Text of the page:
27 episodes

Pedagogy is the art and science of teaching. In this same regard, Pediagogy was created with the goal of teaching on-the-go medical students, residents, and any other interested learners about bread-and-butter pediatrics. Pediagogy is an evidence-based podcast, reviewed by expert specialists, and made by UC Davis Children’s Hospital doctors. Let’s learn about kids!

Pediagogy‪™‬ Lidia Park and Tammy Yau

    • Health & Fitness
    • 5.0 • 8 Ratings

Pedagogy is the art and science of teaching. In this same regard, Pediagogy was created with the goal of teaching on-the-go medical students, residents, and any other interested learners about bread-and-butter pediatrics. Pediagogy is an evidence-based podcast, reviewed by expert specialists, and made by UC Davis Children’s Hospital doctors. Let’s learn about kids!

    HIV and breastfeeding

    HIV and breastfeeding

    Can someone with HIV breastfeed their child? You might be surprised at the answer! Follow us on Twitter/X @Pediagogypod and Instagram/Threads @pediagogy and connect with us at pediagogypod@gmail.com (mailto:pediagogypod@gmail.com). This episode was written by Dr. Tammy Yau and Dr. Lidia Park, with content support from Dr. Laura Kair. Drs. Tammy and Lidia take full responsibility for any errors or misinformation. Key points: * New guidelines from the CDC recommend allowing mothers with HIV on antiretroviral therapy (ART) with an undetectable viral load to breastfeed their child if they desire, whether or not they live in a developed or underdeveloped country. The risk for HIV transmission through breastmilk in these cases is 0.6% * In the US, you can call the national perinatal HIV/AIDS hotline at 1-888-448-8765 for advice * Sources * CDC 2023 Infant Feeding for Individuals with HIV in the US: https://www.cdc.gov/breastfeeding/breastfeeding-special-circumstances/maternal-or-infant-illnesses/hiv.html (https://www.cdc.gov/breastfeeding/breastfeeding-special-circumstances/maternal-or-infant-illnesses/hiv.html)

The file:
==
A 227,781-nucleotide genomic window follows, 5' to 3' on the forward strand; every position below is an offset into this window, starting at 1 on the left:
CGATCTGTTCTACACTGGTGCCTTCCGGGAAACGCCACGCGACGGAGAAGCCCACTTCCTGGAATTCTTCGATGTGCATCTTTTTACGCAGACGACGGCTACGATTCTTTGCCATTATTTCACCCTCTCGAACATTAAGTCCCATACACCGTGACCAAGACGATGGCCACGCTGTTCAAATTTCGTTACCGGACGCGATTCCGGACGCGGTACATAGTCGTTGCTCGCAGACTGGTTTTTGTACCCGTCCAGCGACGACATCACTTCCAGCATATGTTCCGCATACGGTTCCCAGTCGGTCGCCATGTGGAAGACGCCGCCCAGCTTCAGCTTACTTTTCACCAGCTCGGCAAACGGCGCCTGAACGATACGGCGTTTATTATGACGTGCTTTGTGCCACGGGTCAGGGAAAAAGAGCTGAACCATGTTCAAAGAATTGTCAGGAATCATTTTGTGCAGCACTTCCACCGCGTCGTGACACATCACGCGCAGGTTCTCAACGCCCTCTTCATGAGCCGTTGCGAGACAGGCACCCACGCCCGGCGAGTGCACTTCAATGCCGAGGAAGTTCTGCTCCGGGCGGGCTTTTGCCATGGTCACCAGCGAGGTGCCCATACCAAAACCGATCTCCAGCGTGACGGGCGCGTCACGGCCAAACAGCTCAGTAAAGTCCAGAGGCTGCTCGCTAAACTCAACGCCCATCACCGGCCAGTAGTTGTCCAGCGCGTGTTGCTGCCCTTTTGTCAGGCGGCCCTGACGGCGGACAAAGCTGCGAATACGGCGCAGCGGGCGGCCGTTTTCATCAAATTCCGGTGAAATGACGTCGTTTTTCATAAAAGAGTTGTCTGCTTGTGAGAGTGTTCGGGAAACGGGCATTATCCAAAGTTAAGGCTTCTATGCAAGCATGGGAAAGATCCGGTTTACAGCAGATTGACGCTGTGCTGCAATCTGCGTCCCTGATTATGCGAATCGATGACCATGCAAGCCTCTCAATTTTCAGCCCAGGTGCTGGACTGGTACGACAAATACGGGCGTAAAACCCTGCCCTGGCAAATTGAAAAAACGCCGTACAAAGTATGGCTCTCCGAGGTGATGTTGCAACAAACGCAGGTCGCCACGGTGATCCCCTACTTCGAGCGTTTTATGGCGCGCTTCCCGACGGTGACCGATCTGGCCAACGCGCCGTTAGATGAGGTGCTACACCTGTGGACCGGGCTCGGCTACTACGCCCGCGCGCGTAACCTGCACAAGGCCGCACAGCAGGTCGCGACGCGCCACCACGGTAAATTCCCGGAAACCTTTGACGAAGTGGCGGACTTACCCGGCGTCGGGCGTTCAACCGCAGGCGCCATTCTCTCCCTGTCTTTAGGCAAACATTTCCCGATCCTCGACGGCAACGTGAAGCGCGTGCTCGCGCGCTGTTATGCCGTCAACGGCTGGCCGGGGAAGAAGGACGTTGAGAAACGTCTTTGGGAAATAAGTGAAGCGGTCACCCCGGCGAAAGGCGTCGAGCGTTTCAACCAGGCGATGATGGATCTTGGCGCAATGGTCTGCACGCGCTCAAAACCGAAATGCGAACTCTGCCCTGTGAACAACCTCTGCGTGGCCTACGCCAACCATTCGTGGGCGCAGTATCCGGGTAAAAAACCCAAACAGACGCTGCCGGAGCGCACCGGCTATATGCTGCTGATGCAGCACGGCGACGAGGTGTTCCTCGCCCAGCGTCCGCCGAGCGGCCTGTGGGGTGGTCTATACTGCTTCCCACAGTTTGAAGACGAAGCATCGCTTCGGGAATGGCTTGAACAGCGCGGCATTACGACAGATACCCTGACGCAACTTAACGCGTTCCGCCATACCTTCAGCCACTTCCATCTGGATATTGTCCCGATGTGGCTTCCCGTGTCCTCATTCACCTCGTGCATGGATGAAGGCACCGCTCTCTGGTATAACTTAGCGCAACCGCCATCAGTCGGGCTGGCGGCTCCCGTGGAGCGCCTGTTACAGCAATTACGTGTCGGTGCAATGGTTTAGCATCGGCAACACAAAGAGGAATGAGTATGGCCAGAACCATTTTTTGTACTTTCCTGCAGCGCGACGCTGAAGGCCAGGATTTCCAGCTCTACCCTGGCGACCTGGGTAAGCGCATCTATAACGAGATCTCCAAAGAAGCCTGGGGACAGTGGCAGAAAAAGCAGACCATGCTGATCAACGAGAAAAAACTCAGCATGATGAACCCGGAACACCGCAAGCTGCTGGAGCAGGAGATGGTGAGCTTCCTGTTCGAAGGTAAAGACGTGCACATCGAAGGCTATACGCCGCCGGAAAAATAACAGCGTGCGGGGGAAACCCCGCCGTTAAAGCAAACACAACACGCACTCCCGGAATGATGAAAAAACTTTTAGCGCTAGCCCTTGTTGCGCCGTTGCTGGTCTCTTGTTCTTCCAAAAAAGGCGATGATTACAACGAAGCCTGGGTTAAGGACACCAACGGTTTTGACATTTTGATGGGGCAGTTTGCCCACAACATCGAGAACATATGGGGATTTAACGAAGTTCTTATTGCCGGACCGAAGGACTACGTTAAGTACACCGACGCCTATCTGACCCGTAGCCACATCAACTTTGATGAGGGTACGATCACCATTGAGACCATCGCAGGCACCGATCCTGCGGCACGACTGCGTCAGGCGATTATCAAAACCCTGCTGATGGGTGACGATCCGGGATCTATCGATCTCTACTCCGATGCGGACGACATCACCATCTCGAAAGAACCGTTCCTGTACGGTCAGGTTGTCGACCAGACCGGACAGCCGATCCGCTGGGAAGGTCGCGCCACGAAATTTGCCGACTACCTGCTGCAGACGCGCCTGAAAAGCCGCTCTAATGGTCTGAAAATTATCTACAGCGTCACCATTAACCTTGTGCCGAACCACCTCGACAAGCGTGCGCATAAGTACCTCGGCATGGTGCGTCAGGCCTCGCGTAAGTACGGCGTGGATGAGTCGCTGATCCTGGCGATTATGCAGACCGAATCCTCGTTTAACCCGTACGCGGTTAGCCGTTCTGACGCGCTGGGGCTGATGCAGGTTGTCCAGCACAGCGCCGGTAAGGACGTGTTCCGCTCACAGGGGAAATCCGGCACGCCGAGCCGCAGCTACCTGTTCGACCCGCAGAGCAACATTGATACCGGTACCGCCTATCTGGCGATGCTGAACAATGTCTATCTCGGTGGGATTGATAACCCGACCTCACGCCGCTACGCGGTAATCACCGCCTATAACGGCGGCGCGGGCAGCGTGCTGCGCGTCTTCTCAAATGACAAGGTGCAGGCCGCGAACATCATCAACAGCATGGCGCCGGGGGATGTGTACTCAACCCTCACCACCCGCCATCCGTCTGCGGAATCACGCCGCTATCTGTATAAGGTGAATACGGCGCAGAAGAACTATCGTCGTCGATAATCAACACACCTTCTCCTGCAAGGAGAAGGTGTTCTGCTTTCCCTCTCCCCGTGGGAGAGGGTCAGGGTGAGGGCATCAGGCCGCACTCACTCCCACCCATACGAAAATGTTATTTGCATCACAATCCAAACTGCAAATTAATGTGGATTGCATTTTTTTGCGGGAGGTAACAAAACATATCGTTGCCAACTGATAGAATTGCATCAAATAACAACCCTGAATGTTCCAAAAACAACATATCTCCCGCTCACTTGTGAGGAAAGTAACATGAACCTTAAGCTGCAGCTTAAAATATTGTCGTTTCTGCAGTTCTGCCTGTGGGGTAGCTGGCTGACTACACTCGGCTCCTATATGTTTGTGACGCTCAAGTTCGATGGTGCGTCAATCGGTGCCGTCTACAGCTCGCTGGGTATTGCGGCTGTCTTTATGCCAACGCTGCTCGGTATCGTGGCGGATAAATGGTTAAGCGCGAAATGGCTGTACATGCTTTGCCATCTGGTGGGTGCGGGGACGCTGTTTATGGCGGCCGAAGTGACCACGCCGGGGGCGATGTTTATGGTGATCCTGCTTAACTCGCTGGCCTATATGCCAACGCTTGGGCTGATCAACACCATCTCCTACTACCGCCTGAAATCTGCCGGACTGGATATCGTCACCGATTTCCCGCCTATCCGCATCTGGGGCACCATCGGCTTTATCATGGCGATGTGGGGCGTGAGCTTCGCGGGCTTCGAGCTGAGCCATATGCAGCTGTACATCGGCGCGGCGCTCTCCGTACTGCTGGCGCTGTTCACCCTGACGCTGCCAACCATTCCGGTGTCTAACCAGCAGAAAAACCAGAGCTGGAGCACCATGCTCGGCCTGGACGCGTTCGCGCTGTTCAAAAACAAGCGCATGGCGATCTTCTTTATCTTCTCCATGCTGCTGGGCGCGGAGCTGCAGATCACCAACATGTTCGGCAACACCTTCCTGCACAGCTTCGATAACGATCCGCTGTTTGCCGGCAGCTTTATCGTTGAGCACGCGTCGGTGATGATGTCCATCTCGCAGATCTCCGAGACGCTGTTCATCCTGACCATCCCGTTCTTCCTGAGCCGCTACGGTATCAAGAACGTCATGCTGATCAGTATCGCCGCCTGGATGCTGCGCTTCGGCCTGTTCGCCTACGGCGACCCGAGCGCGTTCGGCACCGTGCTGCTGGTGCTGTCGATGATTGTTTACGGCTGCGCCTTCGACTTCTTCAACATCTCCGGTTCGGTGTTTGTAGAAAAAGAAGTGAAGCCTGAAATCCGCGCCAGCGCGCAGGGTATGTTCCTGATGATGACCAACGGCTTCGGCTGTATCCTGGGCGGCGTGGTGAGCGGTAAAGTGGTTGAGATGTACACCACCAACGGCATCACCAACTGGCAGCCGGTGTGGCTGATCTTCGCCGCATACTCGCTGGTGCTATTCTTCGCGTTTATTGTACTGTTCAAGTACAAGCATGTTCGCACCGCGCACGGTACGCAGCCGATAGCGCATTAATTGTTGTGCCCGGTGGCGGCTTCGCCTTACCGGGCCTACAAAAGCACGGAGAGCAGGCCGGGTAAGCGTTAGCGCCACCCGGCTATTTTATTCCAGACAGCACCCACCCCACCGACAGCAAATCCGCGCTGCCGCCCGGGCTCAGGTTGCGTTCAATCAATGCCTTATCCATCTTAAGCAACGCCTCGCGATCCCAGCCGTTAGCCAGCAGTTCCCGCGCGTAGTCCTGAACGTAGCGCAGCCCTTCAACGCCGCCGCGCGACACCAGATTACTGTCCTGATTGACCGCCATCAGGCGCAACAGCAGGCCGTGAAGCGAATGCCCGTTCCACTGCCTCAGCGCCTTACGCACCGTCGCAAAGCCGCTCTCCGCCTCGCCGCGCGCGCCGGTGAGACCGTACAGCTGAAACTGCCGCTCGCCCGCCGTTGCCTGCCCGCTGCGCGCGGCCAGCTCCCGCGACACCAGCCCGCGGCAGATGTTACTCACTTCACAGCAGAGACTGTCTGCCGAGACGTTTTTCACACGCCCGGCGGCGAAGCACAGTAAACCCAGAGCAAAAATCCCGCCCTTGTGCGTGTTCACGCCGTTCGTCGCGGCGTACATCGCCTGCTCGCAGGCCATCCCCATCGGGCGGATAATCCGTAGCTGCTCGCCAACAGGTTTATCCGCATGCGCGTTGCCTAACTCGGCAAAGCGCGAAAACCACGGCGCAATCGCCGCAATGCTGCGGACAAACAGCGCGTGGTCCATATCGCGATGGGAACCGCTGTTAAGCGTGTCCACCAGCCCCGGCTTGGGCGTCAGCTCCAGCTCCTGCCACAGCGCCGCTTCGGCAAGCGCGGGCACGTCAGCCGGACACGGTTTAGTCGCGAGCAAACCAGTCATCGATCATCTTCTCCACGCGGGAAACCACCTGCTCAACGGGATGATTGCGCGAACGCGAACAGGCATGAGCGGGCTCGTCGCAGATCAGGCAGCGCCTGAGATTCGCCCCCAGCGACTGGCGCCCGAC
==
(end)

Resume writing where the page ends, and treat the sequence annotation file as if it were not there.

• 6 min
    Journal club: Febrile UTI

    Journal club: Febrile UTI

    Stay up to date with new research on shortening antibiotic treatment duration for urinary tract infections (UTIs) with our episode today where we review a recently published randomized control trial (RCT). Learn how to critically analyze study data and what key points we take away. Follow us on Twitter/X @Pediagogypod and Instagram/Threads @pediagogy and connect with us at pediagogypod@gmail.com. This episode was written by Dr. Tammy Yau and Dr. Lidia Park, with content support from Dr. Michelle Hamline. Drs. Tammy and Lidia take full responsibility for any errors or misinformation. Key points: * A single RCT found similar risk of UTI recurrence in children who received a 5 day course vs 10 day course of antibiotics within the first 30 days  Sources * Pediatrics 2024, Montini et al: https://doi.org/10.1542/peds.2023-062598 (https://doi.org/10.1542/peds.2023-062598)  * BMJ 2007, Montini et al: https://doi.org/10.1136/bmj.39244.692442.55 (https://doi.org/10.1136/bmj.39244.692442.55)  * Cochrane Rev 2012, Altamimi et al: https://doi.org/10.1002/14651858.CD004872.pub3 (https://doi.org/10.1002/14651858.CD004872.pub3)  * JAMA Ped 2021, Pernica et al: https://doi.org/10.1001/jamapediatrics.2020.6735 (https://doi.org/10.1001/jamapediatrics.2020.6735)  * JAMA Ped, 2022, Williams et al: https://doi.org/10.1001/jamapediatrics.2021.5547 (https://doi.org/10.1001/jamapediatrics.2021.5547)